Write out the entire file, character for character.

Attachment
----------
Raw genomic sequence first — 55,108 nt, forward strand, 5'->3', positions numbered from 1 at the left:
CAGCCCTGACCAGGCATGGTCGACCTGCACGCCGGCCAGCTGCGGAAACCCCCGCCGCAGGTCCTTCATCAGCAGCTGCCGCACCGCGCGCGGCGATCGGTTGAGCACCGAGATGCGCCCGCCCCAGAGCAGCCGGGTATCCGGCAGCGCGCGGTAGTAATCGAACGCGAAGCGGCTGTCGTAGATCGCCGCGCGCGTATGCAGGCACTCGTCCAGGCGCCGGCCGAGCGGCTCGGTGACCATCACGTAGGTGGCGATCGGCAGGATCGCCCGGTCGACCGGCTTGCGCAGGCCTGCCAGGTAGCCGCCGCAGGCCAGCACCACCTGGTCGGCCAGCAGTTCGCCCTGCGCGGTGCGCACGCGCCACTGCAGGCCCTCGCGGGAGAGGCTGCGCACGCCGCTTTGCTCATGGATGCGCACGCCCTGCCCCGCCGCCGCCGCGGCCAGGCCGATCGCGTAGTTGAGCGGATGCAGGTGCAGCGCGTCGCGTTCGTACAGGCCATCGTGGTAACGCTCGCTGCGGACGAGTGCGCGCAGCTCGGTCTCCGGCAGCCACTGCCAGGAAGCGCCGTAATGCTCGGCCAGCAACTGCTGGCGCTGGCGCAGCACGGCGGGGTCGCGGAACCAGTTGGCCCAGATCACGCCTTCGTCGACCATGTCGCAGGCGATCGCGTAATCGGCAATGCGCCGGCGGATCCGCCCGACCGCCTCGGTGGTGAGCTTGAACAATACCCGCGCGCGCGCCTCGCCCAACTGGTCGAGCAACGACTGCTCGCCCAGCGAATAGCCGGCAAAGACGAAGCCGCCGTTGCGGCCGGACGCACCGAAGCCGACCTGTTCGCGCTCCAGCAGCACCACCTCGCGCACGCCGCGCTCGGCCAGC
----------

Raw genomic sequence first — 55,108 nt, forward strand, 5'->3', positions numbered from 1 at the left:
CAGCCCTGACCAGGCATGGTCGACCTGCACGCCGGCCAGCTGCGGAAACCCCCGCCGCAGGTCCTTCATCAGCAGCTGCCGCACCGCGCGCGGCGATCGGTTGAGCACCGAGATGCGCCCGCCCCAGAGCAGCCGGGTATCCGGCAGCGCGCGGTAGTAATCGAACGCGAAGCGGCTGTCGTAGATCGCCGCGCGCGTATGCAGGCACTCGTCCAGGCGCCGGCCGAGCGGCTCGGTGACCATCACGTAGGTGGCGATCGGCAGGATCGCCCGGTCGACCGGCTTGCGCAGGCCTGCCAGGTAGCCGCCGCAGGCCAGCACCACCTGGTCGGCCAGCAGTTCGCCCTGCGCGGTGCGCACGCGCCACTGCAGGCCCTCGCGGGAGAGGCTGCGCACGCCGCTTTGCTCATGGATGCGCACGCCCTGCCCCGCCGCCGCCGCGGCCAGGCCGATCGCGTAGTTGAGCGGATGCAGGTGCAGCGCGTCGCGTTCGTACAGGCCATCGTGGTAACGCTCGCTGCGGACGAGTGCGCGCAGCTCGGTCTCCGGCAGCCACTGCCAGGAAGCGCCGTAATGCTCGGCCAGCAACTGCTGGCGCTGGCGCAGCACGGCGGGGTCGCGGAACCAGTTGGCCCAGATCACGCCTTCGTCGACCATGTCGCAGGCGATCGCGTAATCGGCAATGCGCCGGCGGATCCGCCCGACCGCCTCGGTGGTGAGCTTGAACAATACCCGCGCGCGCGCCTCGCCCAACTGGTCGAGCAACGACTGCTCGCCCAGCGAATAGCCGGCAAAGACGAAGCCGCCGTTGCGGCCGGACGCACCGAAGCCGACCTGTTCGCGCTCCAGCAGCACCACCTCGCGCACGCCGCGCTCGGCCAGC